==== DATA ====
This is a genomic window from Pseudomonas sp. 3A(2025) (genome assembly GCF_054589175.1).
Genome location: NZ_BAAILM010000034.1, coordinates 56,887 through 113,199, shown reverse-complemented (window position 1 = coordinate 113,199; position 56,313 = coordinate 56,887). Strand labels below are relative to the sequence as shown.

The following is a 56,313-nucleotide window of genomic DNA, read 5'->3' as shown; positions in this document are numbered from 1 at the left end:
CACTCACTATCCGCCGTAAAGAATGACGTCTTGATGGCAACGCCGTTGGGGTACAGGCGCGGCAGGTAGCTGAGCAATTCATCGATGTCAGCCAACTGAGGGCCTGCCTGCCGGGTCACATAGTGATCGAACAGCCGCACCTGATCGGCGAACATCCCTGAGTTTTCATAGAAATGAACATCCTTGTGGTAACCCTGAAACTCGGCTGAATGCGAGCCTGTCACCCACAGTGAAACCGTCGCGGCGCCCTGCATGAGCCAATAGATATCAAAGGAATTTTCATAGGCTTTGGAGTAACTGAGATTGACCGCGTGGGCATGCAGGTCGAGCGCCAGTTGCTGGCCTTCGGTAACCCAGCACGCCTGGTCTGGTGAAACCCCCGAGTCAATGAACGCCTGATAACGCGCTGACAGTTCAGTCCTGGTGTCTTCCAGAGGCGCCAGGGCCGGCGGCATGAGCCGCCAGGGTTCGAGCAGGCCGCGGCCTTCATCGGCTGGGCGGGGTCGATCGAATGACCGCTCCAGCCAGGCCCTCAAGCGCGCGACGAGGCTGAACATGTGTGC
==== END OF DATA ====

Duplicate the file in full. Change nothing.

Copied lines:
This is a genomic window from Pseudomonas sp. 3A(2025) (genome assembly GCF_054589175.1).
Genome location: NZ_BAAILM010000034.1, coordinates 56,887 through 113,199, shown reverse-complemented (window position 1 = coordinate 113,199; position 56,313 = coordinate 56,887). Strand labels below are relative to the sequence as shown.

The following is a 56,313-nucleotide window of genomic DNA, read 5'->3' as shown; positions in this document are numbered from 1 at the left end:
CACTCACTATCCGCCGTAAAGAATGACGTCTTGATGGCAACGCCGTTGGGGTACAGGCGCGGCAGGTAGCTGAGCAATTCATCGATGTCAGCCAACTGAGGGCCTGCCTGCCGGGTCACATAGTGATCGAACAGCCGCACCTGATCGGCGAACATCCCTGAGTTTTCATAGAAATGAACATCCTTGTGGTAACCCTGAAACTCGGCTGAATGCGAGCCTGTCACCCACAGTGAAACCGTCGCGGCGCCCTGCATGAGCCAATAGATATCAAAGGAATTTTCATAGGCTTTGGAGTAACTGAGATTGACCGCGTGGGCATGCAGGTCGAGCGCCAGTTGCTGGCCTTCGGTAACCCAGCACGCCTGGTCTGGTGAAACCCCCGAGTCAATGAACGCCTGATAACGCGCTGACAGTTCAGTCCTGGTGTCTTCCAGAGGCGCCAGGGCCGGCGGCATGAGCCGCCAGGGTTCGAGCAGGCCGCGGCCTTCATCGGCTGGGCGGGGTCGATCGAATGACCGCTCCAGCCAGGCCCTCAAGCGCGCGACGAGGCTGAACATGTGTGC